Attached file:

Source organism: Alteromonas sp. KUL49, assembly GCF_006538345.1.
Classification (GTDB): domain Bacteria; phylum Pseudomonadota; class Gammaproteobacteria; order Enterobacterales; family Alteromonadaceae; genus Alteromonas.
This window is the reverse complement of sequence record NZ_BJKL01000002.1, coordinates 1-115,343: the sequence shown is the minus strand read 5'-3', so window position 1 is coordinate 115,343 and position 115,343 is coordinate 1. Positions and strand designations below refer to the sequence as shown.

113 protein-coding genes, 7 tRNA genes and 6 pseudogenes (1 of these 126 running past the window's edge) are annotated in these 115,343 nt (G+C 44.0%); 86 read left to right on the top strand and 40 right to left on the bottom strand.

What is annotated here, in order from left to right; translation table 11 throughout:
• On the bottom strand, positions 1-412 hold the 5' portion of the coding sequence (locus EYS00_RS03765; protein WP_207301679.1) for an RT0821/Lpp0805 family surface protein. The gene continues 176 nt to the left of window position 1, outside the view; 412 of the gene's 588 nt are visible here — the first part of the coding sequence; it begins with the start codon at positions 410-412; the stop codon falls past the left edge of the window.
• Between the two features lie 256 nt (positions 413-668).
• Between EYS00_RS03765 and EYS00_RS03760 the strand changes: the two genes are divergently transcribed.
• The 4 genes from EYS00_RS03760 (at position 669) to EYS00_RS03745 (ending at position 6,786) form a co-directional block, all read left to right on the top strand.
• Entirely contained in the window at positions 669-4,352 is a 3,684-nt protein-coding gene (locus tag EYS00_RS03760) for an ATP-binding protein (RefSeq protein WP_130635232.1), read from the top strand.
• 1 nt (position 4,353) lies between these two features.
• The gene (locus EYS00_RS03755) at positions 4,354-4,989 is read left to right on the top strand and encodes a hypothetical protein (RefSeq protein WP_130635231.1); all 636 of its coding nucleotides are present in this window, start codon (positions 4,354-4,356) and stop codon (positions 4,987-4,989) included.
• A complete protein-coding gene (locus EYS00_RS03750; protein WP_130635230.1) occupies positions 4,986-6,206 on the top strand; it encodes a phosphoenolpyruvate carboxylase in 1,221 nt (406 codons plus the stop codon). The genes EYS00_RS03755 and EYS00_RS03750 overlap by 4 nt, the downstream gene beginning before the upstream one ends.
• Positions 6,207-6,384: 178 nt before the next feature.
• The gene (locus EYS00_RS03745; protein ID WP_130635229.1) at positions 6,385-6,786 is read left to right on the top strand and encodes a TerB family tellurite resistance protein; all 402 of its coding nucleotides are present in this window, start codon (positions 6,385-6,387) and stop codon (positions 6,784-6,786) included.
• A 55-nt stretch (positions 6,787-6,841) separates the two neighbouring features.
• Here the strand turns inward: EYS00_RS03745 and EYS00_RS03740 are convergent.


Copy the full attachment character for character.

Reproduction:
Source organism: Alteromonas sp. KUL49, assembly GCF_006538345.1.
Classification (GTDB): domain Bacteria; phylum Pseudomonadota; class Gammaproteobacteria; order Enterobacterales; family Alteromonadaceae; genus Alteromonas.
This window is the reverse complement of sequence record NZ_BJKL01000002.1, coordinates 1-115,343: the sequence shown is the minus strand read 5'-3', so window position 1 is coordinate 115,343 and position 115,343 is coordinate 1. Positions and strand designations below refer to the sequence as shown.

113 protein-coding genes, 7 tRNA genes and 6 pseudogenes (1 of these 126 running past the window's edge) are annotated in these 115,343 nt (G+C 44.0%); 86 read left to right on the top strand and 40 right to left on the bottom strand.

What is annotated here, in order from left to right; translation table 11 throughout:
• On the bottom strand, positions 1-412 hold the 5' portion of the coding sequence (locus EYS00_RS03765; protein WP_207301679.1) for an RT0821/Lpp0805 family surface protein. The gene continues 176 nt to the left of window position 1, outside the view; 412 of the gene's 588 nt are visible here — the first part of the coding sequence; it begins with the start codon at positions 410-412; the stop codon falls past the left edge of the window.
• Between the two features lie 256 nt (positions 413-668).
• Between EYS00_RS03765 and EYS00_RS03760 the strand changes: the two genes are divergently transcribed.
• The 4 genes from EYS00_RS03760 (at position 669) to EYS00_RS03745 (ending at position 6,786) form a co-directional block, all read left to right on the top strand.
• Entirely contained in the window at positions 669-4,352 is a 3,684-nt protein-coding gene (locus tag EYS00_RS03760) for an ATP-binding protein (RefSeq protein WP_130635232.1), read from the top strand.
• 1 nt (position 4,353) lies between these two features.
• The gene (locus EYS00_RS03755) at positions 4,354-4,989 is read left to right on the top strand and encodes a hypothetical protein (RefSeq protein WP_130635231.1); all 636 of its coding nucleotides are present in this window, start codon (positions 4,354-4,356) and stop codon (positions 4,987-4,989) included.
• A complete protein-coding gene (locus EYS00_RS03750; protein WP_130635230.1) occupies positions 4,986-6,206 on the top strand; it encodes a phosphoenolpyruvate carboxylase in 1,221 nt (406 codons plus the stop codon). The genes EYS00_RS03755 and EYS00_RS03750 overlap by 4 nt, the downstream gene beginning before the upstream one ends.
• Positions 6,207-6,384: 178 nt before the next feature.
• The gene (locus EYS00_RS03745; protein ID WP_130635229.1) at positions 6,385-6,786 is read left to right on the top strand and encodes a TerB family tellurite resistance protein; all 402 of its coding nucleotides are present in this window, start codon (positions 6,385-6,387) and stop codon (positions 6,784-6,786) included.
• A 55-nt stretch (positions 6,787-6,841) separates the two neighbouring features.
• Here the strand turns inward: EYS00_RS03745 and EYS00_RS03740 are convergent.